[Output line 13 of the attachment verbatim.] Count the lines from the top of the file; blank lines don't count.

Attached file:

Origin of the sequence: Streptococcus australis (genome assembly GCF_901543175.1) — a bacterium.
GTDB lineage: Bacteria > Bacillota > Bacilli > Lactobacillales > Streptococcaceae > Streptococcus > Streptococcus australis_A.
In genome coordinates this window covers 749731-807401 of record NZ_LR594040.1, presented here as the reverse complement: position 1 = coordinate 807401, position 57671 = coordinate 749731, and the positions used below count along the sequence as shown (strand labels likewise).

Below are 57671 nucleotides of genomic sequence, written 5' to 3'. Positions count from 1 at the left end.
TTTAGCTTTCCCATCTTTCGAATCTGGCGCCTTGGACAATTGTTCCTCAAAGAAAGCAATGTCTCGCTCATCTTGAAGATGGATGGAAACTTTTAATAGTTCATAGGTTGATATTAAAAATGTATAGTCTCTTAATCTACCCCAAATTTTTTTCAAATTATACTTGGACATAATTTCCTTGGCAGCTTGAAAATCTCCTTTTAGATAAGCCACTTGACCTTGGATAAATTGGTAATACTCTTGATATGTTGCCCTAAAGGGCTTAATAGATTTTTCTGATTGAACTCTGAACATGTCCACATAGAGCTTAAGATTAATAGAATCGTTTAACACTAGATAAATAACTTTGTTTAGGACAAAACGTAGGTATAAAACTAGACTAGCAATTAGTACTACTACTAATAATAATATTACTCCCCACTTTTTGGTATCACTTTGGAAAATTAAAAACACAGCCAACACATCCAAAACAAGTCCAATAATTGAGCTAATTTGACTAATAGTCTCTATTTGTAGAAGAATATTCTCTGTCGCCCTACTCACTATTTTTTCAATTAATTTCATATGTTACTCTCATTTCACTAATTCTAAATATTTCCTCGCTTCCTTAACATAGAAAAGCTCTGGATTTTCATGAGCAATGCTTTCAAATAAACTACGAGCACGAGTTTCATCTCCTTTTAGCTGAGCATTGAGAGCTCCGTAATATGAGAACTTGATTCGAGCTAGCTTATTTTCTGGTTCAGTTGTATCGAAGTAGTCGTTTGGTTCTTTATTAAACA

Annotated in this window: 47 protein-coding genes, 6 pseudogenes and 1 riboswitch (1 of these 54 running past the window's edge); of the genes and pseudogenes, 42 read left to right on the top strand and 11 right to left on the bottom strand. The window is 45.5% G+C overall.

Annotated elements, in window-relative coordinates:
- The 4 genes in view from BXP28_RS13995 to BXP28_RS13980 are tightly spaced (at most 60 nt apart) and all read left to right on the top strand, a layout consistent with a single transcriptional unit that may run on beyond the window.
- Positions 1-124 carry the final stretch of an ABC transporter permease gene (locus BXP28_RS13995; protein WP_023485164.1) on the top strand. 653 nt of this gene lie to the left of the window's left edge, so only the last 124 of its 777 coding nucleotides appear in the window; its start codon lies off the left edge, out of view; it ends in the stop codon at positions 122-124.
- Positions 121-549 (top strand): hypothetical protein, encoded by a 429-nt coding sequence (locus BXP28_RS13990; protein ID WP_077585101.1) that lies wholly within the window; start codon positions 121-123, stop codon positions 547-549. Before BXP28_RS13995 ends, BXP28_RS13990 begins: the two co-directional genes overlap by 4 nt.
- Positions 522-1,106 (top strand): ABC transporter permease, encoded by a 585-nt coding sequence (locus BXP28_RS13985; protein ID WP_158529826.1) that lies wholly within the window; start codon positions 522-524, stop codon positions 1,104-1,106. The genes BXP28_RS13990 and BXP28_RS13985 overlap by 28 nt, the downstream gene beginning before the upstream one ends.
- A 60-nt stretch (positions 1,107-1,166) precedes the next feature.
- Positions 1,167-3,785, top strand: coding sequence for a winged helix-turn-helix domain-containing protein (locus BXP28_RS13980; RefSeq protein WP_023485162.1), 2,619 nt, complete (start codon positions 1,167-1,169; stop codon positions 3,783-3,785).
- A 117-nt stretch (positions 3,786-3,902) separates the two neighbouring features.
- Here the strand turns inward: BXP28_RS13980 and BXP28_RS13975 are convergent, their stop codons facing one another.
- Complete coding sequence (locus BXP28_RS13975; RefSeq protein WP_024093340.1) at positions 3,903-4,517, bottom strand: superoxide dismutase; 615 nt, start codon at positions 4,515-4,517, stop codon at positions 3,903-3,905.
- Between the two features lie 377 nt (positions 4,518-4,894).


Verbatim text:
- Positions 1,167-3,785, top strand: coding sequence for a winged helix-turn-helix domain-containing protein (locus BXP28_RS13980; RefSeq protein WP_023485162.1), 2,619 nt, complete (start codon positions 1,167-1,169; stop codon positions 3,783-3,785).